Time: 19:30 – 20:30
Date: 14 May 2020
Common criticisms of both the European Union and local authorities are their bureaucratic nature and the distance of their decision-making processes from citizens’ realities. As a result, bottom-up initiatives have emerged throughout Europe in recent years to make society more democratic and give citizens a greater role in public decision-making.
One of these movements is that of the commons. The central aim of the commons movement is to allow people to shape their own lived environment in a democratic way and to take seriously the role of citizens as guardians of the common good, alongside the government and the market. The cross-border challenges that we face as an increasingly empowered society demand that we utilize the strength and knowledge of citizens to engage in equal collaboration with government and businesses in finding solutions best suited to the needs of society.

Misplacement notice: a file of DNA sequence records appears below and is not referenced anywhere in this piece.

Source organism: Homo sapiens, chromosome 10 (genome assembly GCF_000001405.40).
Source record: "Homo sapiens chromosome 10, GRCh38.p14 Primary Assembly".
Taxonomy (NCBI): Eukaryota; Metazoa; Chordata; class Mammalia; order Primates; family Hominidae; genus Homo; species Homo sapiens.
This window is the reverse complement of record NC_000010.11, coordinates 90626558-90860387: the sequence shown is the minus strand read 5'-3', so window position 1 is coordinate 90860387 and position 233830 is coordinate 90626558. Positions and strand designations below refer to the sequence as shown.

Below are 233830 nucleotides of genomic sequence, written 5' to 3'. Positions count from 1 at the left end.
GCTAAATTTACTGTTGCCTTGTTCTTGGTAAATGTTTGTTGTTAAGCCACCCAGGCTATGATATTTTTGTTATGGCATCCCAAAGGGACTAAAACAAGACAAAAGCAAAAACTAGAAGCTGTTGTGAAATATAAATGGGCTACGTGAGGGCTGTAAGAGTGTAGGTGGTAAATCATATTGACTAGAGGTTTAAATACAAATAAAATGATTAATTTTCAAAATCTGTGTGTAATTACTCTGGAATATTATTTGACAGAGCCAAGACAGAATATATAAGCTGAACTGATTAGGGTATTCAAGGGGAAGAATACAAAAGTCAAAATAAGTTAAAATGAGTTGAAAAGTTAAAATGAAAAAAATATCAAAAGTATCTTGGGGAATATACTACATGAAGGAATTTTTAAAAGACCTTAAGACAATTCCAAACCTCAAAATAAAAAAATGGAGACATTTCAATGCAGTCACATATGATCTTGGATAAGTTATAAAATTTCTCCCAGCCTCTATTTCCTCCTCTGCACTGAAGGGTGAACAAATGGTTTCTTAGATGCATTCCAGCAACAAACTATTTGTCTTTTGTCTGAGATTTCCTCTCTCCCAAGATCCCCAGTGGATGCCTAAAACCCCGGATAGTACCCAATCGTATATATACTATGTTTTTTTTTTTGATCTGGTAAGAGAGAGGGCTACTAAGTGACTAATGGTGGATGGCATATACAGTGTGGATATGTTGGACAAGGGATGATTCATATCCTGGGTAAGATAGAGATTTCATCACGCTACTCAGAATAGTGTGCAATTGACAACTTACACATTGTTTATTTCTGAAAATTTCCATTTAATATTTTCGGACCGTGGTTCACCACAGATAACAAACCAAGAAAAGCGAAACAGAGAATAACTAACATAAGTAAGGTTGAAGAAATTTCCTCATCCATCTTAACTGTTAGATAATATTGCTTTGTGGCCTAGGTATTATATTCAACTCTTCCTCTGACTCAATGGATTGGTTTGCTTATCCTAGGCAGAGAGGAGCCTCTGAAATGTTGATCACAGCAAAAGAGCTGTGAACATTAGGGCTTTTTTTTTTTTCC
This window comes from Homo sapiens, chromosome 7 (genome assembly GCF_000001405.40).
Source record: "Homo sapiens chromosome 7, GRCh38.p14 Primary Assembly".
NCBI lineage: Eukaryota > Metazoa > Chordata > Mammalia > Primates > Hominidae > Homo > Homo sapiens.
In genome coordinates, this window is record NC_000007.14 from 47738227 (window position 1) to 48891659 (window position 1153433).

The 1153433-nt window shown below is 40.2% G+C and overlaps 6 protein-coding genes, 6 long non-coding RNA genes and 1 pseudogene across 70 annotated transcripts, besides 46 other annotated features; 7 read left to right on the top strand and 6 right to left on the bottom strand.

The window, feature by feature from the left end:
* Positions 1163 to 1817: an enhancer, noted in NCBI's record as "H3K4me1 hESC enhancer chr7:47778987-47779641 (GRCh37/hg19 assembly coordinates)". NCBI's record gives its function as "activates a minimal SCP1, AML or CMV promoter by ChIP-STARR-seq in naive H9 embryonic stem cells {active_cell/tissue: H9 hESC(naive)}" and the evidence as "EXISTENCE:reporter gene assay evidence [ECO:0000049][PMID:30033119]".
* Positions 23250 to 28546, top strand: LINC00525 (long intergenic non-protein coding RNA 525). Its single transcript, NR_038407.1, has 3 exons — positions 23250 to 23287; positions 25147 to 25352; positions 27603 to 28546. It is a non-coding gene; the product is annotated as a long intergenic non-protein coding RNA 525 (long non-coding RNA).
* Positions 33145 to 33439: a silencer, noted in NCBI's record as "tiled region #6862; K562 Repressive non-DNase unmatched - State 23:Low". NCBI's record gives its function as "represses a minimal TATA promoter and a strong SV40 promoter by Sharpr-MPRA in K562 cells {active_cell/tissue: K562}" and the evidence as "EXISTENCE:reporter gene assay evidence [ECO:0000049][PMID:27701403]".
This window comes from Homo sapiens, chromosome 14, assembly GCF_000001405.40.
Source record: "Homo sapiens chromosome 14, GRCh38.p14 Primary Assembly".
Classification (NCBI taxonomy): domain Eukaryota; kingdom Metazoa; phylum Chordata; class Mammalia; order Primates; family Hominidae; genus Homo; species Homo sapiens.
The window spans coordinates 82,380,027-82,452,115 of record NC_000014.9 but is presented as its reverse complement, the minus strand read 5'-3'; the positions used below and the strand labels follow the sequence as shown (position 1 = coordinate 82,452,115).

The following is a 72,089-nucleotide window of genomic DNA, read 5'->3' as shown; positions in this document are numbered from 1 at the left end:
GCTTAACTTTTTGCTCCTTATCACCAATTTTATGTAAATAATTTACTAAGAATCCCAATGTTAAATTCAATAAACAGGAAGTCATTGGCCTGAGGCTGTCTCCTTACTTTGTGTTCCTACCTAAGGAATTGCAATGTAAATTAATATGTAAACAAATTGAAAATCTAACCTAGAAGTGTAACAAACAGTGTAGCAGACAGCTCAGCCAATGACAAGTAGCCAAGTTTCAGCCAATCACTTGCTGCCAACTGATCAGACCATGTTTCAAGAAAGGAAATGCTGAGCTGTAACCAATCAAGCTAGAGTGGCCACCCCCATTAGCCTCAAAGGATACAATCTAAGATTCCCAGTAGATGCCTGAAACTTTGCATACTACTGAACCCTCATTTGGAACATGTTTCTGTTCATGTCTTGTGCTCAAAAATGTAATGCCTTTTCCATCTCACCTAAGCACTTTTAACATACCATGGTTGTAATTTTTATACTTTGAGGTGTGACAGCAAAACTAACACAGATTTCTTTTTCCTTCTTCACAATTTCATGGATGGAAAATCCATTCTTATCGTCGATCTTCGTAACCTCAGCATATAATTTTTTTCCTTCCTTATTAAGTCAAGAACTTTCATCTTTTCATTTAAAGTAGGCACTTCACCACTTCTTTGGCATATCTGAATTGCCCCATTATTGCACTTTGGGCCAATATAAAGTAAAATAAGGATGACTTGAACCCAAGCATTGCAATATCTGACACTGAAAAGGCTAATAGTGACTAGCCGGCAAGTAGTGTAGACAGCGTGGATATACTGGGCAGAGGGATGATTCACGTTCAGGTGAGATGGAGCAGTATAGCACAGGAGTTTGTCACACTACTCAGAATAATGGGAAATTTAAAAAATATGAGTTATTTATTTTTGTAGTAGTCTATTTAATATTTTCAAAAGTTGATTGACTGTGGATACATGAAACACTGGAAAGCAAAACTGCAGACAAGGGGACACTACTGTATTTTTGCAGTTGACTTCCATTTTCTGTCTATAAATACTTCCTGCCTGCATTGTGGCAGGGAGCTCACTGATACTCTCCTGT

A few examples of commons are:
- The open source movement in which the coding behind software developments is shared so that everyone can make use of it.
- Common energy systems in which citizens’ collectives or cooperatives generate their own energy and invest the profit back into the neighbourhood.
- Local food chains in which communities produce food in a self-sufficient manner, without the intervention of capital.
- The open knowledge movement in which scientists and the pharmaceutical industry freely share (biomedical) knowledge as a public good.
- The Co-city model in which residents participate as stakeholders in decisions about public space and hold the right to co-manage public resources, such as city squares or social housing, if they believe they can oversee them better than the municipality or the market.
During this session of the Parliament of the Future, we explore the potential of the commons movement to create the new power relations necessary for a more sustainable and democratic future.
We will be joined by the following guest speakers:
> Sophie Bloemen (director of Commons Network)
> Menno Houtstra (initiator of the Kaskantine)
Future of Europe: How the Commons Can Revitalise Europe